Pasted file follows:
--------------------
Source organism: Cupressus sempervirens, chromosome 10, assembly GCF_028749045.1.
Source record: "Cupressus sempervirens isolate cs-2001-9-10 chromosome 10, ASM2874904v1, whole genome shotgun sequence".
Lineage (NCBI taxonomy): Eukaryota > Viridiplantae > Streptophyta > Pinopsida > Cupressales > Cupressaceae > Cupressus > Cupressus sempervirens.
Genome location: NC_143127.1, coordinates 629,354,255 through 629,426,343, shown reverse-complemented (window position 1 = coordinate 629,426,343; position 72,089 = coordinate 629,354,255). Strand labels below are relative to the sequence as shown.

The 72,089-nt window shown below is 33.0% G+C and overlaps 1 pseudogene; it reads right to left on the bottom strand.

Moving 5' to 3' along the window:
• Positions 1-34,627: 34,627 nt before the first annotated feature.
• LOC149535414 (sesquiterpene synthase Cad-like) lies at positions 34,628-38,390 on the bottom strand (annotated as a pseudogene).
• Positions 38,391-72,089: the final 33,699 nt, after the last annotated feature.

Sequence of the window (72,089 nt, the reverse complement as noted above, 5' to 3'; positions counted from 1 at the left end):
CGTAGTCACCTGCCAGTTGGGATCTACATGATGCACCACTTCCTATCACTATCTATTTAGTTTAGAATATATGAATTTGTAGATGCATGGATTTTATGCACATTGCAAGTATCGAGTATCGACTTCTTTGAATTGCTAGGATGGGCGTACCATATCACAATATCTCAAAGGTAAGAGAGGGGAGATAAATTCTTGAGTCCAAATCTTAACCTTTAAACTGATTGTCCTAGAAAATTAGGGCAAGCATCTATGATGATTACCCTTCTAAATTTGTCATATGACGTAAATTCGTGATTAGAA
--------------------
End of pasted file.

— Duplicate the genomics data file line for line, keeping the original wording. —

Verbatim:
Source organism: Cupressus sempervirens, chromosome 10, assembly GCF_028749045.1.
Source record: "Cupressus sempervirens isolate cs-2001-9-10 chromosome 10, ASM2874904v1, whole genome shotgun sequence".
Lineage (NCBI taxonomy): Eukaryota > Viridiplantae > Streptophyta > Pinopsida > Cupressales > Cupressaceae > Cupressus > Cupressus sempervirens.
Genome location: NC_143127.1, coordinates 629,354,255 through 629,426,343, shown reverse-complemented (window position 1 = coordinate 629,426,343; position 72,089 = coordinate 629,354,255). Strand labels below are relative to the sequence as shown.

The 72,089-nt window shown below is 33.0% G+C and overlaps 1 pseudogene; it reads right to left on the bottom strand.

Moving 5' to 3' along the window:
• Positions 1-34,627: 34,627 nt before the first annotated feature.
• LOC149535414 (sesquiterpene synthase Cad-like) lies at positions 34,628-38,390 on the bottom strand (annotated as a pseudogene).
• Positions 38,391-72,089: the final 33,699 nt, after the last annotated feature.

Sequence of the window (72,089 nt, the reverse complement as noted above, 5' to 3'; positions counted from 1 at the left end):
CGTAGTCACCTGCCAGTTGGGATCTACATGATGCACCACTTCCTATCACTATCTATTTAGTTTAGAATATATGAATTTGTAGATGCATGGATTTTATGCACATTGCAAGTATCGAGTATCGACTTCTTTGAATTGCTAGGATGGGCGTACCATATCACAATATCTCAAAGGTAAGAGAGGGGAGATAAATTCTTGAGTCCAAATCTTAACCTTTAAACTGATTGTCCTAGAAAATTAGGGCAAGCATCTATGATGATTACCCTTCTAAATTTGTCATATGACGTAAATTCGTGATTAGAA